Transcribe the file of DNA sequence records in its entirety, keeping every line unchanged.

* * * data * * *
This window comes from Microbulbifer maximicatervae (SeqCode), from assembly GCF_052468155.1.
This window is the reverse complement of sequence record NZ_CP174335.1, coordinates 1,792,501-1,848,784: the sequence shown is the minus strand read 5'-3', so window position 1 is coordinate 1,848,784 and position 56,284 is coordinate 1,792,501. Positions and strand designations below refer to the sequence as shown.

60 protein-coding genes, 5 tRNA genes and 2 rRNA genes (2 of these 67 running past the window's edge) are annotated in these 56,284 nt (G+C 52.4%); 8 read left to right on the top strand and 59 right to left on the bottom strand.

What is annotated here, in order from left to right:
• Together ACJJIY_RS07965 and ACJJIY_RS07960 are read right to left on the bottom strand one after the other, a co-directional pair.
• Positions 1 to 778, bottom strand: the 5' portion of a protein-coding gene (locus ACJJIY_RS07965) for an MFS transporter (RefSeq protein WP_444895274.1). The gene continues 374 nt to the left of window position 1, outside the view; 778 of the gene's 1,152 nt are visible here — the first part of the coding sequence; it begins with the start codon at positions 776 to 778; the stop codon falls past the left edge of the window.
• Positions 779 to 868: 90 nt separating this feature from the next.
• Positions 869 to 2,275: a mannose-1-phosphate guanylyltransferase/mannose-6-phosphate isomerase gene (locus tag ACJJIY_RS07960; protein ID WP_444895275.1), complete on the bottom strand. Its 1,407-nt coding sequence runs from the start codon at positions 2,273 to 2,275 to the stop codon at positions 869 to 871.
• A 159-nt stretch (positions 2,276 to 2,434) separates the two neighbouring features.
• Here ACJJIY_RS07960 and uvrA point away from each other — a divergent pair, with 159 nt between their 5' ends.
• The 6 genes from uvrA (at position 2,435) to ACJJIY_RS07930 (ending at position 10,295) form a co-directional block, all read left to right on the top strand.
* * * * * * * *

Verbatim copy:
This window comes from Microbulbifer maximicatervae (SeqCode), from assembly GCF_052468155.1.
This window is the reverse complement of sequence record NZ_CP174335.1, coordinates 1,792,501-1,848,784: the sequence shown is the minus strand read 5'-3', so window position 1 is coordinate 1,848,784 and position 56,284 is coordinate 1,792,501. Positions and strand designations below refer to the sequence as shown.

60 protein-coding genes, 5 tRNA genes and 2 rRNA genes (2 of these 67 running past the window's edge) are annotated in these 56,284 nt (G+C 52.4%); 8 read left to right on the top strand and 59 right to left on the bottom strand.

What is annotated here, in order from left to right:
• Together ACJJIY_RS07965 and ACJJIY_RS07960 are read right to left on the bottom strand one after the other, a co-directional pair.
• Positions 1 to 778, bottom strand: the 5' portion of a protein-coding gene (locus ACJJIY_RS07965) for an MFS transporter (RefSeq protein WP_444895274.1). The gene continues 374 nt to the left of window position 1, outside the view; 778 of the gene's 1,152 nt are visible here — the first part of the coding sequence; it begins with the start codon at positions 776 to 778; the stop codon falls past the left edge of the window.
• Positions 779 to 868: 90 nt separating this feature from the next.
• Positions 869 to 2,275: a mannose-1-phosphate guanylyltransferase/mannose-6-phosphate isomerase gene (locus tag ACJJIY_RS07960; protein ID WP_444895275.1), complete on the bottom strand. Its 1,407-nt coding sequence runs from the start codon at positions 2,273 to 2,275 to the stop codon at positions 869 to 871.
• A 159-nt stretch (positions 2,276 to 2,434) separates the two neighbouring features.
• Here ACJJIY_RS07960 and uvrA point away from each other — a divergent pair, with 159 nt between their 5' ends.
• The 6 genes from uvrA (at position 2,435) to ACJJIY_RS07930 (ending at position 10,295) form a co-directional block, all read left to right on the top strand.